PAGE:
Remember, mint spreads really, really easily. Plant your mint plants or cuttings about 2 feet apart and they will easily close the distance. Once mature, the plants will be 1-2 feet tall. If you are a brave soul who regularly throws caution to the wind, remember just how easily this plant will spread. If aren't looking for a minty-fresh stroll through the yard, it is important to contain the roots. The best way to do this is to place the mint plants in a pot - even if you plan to plant the herb in the ground. Select a 10-inch pot with drainage holes and then sink the pot and plant into the ground or another larger container of soil. Even if you love the idea of a carpet of mint covering your yard, keep in mind that this plant can quickly become invasive and you may have some unhappy neighbors if it creeps into their yards.

Growing your mint

Great news! Mint is a plant that requires minimal attention, but offers so many benefits. If you are planting outdoors, it is a good idea to use a light mulch to help maintain soil moisture. This is especially a great idea if using a raised garden bed, which tend to dry out faster than a traditional garden planted in-ground. If you are planting indoors, you will still need to make sure that the soil is well drained and you water regularly.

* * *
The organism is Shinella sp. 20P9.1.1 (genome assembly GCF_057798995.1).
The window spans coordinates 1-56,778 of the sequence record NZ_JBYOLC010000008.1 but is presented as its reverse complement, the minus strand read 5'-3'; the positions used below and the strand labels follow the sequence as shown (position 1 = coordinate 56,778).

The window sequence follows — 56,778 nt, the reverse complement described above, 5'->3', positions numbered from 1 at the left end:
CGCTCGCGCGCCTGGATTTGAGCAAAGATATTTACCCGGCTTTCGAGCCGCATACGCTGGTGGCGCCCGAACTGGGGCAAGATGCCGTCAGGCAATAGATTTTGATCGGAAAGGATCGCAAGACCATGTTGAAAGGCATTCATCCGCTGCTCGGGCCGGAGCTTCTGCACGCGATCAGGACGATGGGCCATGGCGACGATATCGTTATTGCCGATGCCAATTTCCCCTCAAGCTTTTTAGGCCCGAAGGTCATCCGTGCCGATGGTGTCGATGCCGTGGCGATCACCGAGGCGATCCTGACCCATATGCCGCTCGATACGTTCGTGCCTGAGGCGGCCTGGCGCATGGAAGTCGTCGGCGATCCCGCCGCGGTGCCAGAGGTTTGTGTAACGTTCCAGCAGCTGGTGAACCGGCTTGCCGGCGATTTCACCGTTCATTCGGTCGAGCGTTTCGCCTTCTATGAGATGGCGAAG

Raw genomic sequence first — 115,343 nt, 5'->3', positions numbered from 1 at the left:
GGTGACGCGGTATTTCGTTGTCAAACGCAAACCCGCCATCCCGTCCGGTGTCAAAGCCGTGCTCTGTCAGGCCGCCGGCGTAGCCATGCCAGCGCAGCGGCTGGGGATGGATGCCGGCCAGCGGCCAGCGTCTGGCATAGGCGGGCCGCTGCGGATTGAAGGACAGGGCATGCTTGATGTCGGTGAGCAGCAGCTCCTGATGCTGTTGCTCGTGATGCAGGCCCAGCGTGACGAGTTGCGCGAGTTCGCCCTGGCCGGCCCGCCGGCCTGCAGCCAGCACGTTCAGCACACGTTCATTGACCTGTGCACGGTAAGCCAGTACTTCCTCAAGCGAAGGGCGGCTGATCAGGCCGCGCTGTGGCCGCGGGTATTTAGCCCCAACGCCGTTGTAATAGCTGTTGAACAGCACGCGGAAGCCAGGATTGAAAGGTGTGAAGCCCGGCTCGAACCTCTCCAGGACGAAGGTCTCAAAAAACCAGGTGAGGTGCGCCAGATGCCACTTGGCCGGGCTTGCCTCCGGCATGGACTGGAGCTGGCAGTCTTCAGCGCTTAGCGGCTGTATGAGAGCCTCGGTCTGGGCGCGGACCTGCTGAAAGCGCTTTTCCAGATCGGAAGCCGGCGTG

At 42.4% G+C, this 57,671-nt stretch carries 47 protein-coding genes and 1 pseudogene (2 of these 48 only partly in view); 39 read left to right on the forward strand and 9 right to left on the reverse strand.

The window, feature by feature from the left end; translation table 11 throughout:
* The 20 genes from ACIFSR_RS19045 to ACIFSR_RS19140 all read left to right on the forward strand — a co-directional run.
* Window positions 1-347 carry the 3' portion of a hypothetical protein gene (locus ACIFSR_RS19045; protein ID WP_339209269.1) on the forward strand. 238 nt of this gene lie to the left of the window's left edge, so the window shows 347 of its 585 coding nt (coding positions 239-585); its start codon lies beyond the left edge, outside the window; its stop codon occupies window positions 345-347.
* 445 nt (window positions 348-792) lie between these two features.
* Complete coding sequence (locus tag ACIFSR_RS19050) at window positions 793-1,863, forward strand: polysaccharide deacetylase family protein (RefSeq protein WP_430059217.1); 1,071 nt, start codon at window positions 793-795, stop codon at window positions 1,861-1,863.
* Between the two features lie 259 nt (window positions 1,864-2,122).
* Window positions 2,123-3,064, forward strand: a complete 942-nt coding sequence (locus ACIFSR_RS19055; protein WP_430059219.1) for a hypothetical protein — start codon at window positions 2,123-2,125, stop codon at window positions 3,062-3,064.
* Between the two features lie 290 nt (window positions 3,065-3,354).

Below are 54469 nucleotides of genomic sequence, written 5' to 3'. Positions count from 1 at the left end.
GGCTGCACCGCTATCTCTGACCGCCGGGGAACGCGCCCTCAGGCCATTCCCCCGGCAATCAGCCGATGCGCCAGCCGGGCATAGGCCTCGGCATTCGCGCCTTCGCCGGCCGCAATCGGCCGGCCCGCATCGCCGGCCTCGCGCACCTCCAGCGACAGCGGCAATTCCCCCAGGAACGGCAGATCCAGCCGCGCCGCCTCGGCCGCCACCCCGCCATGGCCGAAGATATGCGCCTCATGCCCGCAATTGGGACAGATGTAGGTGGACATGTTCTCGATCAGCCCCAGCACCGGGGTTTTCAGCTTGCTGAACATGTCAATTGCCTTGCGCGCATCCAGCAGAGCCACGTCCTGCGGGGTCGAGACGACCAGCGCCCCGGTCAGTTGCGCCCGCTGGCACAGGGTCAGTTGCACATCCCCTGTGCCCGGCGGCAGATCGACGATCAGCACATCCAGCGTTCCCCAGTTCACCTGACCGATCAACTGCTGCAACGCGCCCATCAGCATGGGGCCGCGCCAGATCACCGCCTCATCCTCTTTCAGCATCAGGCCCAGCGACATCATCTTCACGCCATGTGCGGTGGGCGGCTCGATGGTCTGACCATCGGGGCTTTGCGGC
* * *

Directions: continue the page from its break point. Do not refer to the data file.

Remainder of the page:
Grower beware. Have I mentioned that mint likes to explore the neighborhood? Here's what you need to remember: mint plants spread their wings by sending out horizontal runners and underground rhizomes. Don't let this scare you away. Even though your adorable herb can grow into a 4-foot patch of ground cover in just 1 year, you can maintain its size and shape by frequent pruning and physical barriers. And if the plant does perform a jail break, these plants have shallow roots and can easily be pulled.